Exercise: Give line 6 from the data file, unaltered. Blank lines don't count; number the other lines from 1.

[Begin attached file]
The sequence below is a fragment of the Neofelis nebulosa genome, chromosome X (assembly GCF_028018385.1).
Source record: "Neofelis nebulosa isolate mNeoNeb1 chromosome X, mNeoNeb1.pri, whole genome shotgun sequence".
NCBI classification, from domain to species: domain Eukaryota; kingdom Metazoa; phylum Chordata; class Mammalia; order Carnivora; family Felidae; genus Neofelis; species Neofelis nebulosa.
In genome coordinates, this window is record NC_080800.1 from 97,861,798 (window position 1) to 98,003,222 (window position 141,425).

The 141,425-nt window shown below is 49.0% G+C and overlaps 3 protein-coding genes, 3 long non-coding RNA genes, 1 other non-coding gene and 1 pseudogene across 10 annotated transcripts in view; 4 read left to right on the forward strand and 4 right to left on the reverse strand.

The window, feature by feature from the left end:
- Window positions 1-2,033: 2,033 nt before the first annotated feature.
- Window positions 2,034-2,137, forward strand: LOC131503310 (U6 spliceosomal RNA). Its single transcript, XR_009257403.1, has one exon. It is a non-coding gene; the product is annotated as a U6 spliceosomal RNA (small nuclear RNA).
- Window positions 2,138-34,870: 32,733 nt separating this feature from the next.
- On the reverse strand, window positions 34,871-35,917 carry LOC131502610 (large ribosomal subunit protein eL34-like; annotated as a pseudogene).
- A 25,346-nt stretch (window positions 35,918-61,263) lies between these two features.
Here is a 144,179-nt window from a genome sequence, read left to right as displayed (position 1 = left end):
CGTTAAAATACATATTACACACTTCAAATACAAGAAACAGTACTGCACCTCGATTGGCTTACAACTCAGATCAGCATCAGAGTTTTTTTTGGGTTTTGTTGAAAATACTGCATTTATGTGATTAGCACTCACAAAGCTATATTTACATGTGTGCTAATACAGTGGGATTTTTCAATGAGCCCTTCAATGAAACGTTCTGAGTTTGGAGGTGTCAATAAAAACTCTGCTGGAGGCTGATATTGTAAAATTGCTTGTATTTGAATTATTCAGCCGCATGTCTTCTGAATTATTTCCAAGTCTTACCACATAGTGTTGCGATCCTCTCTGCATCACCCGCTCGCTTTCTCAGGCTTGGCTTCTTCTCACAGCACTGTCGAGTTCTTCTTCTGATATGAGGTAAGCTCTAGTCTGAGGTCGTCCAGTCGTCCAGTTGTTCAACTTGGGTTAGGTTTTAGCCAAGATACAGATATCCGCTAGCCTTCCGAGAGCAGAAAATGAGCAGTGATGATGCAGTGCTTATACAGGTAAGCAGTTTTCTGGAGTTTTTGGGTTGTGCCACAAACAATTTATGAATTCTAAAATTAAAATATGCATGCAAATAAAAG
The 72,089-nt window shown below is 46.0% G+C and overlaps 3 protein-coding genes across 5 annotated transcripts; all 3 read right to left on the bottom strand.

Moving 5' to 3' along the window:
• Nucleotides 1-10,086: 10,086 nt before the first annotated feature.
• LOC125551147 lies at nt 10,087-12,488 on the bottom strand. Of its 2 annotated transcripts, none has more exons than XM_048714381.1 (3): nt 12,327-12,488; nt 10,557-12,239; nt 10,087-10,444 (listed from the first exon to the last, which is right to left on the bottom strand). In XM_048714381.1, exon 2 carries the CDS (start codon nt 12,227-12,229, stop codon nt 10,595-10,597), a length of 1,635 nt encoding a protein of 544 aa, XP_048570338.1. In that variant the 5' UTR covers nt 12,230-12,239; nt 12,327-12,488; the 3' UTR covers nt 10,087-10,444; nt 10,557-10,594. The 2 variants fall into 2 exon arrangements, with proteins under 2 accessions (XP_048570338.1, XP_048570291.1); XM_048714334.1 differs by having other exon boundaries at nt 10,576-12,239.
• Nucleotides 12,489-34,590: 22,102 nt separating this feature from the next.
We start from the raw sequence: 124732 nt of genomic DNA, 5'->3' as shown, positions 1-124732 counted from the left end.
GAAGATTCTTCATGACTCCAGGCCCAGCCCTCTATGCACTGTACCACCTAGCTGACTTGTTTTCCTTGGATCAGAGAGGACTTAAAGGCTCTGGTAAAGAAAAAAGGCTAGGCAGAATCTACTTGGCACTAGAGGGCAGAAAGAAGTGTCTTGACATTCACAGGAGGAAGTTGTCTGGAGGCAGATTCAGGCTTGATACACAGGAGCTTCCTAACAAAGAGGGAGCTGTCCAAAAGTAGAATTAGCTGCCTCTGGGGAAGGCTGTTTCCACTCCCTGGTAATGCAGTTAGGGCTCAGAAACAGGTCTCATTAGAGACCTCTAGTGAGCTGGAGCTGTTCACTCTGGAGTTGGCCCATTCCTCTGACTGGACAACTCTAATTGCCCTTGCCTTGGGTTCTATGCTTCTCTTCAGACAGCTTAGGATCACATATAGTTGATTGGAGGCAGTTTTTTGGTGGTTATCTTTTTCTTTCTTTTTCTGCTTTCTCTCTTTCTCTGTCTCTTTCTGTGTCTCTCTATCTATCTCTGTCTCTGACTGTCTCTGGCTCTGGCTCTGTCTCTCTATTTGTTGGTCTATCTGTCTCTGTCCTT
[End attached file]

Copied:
The window, feature by feature from the left end: